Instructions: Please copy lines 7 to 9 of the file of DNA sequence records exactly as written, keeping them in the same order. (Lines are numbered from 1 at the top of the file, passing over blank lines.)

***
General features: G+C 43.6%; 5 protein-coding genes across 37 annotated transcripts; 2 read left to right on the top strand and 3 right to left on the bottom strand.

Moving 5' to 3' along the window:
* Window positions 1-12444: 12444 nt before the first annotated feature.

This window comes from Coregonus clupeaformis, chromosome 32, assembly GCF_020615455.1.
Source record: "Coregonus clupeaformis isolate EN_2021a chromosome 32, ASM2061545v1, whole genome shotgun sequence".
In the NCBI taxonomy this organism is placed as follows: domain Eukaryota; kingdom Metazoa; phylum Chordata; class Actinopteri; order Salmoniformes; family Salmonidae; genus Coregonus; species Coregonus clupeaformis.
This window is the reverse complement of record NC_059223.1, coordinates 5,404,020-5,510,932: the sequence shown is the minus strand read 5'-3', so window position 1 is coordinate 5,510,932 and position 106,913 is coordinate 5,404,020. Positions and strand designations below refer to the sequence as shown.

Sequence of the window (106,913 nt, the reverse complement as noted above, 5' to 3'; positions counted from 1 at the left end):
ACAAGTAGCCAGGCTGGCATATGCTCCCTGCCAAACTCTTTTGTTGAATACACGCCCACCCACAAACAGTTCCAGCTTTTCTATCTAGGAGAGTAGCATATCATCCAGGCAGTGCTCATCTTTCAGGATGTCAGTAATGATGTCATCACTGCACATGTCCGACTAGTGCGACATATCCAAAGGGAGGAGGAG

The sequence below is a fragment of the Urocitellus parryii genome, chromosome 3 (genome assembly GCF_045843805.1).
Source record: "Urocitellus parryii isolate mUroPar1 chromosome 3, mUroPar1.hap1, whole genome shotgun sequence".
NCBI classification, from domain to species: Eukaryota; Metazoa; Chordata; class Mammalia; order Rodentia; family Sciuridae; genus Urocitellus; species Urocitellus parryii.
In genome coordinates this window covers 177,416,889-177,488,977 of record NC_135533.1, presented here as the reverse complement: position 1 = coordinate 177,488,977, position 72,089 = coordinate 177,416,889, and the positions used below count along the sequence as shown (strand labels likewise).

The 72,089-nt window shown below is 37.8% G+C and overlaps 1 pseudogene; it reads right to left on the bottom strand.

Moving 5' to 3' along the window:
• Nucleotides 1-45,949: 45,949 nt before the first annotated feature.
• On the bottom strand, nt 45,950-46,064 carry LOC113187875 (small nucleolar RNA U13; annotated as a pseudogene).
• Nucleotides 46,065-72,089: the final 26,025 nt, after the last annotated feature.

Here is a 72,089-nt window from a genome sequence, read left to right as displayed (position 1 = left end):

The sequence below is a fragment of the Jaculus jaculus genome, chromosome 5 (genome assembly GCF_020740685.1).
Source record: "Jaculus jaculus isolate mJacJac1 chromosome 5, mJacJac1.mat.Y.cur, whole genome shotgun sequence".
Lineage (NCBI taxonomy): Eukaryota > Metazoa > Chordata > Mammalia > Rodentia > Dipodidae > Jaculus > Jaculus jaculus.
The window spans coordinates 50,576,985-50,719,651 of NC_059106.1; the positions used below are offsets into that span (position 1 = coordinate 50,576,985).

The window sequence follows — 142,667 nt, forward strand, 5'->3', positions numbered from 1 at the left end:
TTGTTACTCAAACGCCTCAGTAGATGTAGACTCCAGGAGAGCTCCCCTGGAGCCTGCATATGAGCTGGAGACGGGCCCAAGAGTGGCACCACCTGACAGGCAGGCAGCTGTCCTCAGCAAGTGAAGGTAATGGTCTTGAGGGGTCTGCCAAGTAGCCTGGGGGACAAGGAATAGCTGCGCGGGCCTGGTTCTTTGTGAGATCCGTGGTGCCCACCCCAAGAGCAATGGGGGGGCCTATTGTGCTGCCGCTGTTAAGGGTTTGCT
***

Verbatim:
This window is the reverse complement of record NC_059223.1, coordinates 5,404,020-5,510,932: the sequence shown is the minus strand read 5'-3', so window position 1 is coordinate 5,510,932 and position 106,913 is coordinate 5,404,020. Positions and strand designations below refer to the sequence as shown.

Sequence of the window (106,913 nt, the reverse complement as noted above, 5' to 3'; positions counted from 1 at the left end):
ACAAGTAGCCAGGCTGGCATATGCTCCCTGCCAAACTCTTTTGTTGAATACACGCCCACCCACAAACAGTTCCAGCTTTTCTATCTAGGAGAGTAGCATATCATCCAGGCAGTGCTCATCTTTCAGGATGTCAGTAATGATGTCATCACTGCACATGTCCGACTAGTGCGACATATCCAAAGGGAGGAGGAG